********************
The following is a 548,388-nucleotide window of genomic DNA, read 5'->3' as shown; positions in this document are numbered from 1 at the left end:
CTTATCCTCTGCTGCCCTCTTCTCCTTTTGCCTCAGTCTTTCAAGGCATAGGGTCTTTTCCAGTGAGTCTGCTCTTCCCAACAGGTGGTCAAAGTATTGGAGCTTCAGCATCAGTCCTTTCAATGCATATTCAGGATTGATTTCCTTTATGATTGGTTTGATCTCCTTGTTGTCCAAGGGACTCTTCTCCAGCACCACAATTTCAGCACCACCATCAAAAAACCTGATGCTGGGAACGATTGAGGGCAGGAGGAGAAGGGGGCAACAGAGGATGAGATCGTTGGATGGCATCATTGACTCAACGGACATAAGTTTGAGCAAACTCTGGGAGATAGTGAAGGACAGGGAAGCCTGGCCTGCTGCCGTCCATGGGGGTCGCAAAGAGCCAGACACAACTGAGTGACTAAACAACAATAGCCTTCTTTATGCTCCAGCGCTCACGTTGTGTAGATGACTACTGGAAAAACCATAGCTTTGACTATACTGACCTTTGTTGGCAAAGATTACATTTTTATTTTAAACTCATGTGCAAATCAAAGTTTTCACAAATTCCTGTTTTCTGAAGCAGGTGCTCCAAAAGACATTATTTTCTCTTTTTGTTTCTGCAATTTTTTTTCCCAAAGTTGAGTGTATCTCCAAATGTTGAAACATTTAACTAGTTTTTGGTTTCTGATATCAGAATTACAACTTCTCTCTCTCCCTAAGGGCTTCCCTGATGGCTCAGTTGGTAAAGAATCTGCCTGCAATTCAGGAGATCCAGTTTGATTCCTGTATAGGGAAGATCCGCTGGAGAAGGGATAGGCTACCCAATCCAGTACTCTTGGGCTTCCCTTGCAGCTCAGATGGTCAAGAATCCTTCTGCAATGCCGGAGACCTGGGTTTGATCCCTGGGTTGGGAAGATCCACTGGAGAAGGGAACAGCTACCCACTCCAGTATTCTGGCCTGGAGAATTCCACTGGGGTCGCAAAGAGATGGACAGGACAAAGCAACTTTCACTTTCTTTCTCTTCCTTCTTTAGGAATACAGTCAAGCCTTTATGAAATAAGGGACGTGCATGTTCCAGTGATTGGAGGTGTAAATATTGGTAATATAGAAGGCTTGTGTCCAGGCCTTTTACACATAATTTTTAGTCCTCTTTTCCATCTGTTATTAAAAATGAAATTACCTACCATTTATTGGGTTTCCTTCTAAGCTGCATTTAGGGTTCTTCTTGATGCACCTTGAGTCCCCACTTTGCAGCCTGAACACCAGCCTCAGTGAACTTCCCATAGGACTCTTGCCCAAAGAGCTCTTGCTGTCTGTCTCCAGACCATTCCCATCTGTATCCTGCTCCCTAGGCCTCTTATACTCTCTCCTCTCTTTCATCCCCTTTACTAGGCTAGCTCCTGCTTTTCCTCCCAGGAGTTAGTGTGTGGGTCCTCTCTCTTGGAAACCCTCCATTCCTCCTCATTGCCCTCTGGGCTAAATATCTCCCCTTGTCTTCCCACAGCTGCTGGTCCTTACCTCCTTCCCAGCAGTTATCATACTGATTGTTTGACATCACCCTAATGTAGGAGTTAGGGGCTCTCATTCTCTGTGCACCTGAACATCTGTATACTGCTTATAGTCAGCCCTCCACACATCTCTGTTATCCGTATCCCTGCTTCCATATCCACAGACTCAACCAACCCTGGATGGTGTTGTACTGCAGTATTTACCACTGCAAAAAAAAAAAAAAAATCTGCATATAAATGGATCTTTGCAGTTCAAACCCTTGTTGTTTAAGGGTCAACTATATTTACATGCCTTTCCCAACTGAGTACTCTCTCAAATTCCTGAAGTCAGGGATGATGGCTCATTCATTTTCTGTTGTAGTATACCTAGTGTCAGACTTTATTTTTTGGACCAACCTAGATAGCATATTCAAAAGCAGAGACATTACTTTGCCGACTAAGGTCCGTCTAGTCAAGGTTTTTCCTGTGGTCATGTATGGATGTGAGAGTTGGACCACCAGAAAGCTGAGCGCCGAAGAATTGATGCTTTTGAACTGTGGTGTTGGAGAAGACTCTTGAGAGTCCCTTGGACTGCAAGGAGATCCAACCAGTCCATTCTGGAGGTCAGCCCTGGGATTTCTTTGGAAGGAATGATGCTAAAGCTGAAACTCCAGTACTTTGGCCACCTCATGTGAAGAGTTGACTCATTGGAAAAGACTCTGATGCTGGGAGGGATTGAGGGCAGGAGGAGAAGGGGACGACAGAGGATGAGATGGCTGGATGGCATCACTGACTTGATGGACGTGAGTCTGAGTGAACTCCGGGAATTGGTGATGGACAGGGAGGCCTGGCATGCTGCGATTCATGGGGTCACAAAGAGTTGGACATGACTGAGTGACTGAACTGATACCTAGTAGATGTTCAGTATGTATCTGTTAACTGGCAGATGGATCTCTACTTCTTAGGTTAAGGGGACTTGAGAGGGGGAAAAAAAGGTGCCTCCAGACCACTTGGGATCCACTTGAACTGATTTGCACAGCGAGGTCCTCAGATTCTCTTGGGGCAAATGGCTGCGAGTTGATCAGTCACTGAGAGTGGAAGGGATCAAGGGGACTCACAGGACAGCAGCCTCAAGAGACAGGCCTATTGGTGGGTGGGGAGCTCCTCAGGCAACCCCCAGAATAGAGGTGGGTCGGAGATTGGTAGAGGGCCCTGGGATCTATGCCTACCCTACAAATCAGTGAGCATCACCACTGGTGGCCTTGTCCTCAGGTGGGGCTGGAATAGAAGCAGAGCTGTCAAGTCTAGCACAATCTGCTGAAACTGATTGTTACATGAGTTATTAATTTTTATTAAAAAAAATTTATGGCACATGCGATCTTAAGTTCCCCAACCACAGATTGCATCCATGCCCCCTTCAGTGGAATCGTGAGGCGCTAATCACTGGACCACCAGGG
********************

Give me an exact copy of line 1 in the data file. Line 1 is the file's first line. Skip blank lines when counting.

The following is a 548,388-nucleotide window of genomic DNA, read 5'->3' as shown; positions in this document are numbered from 1 at the left end: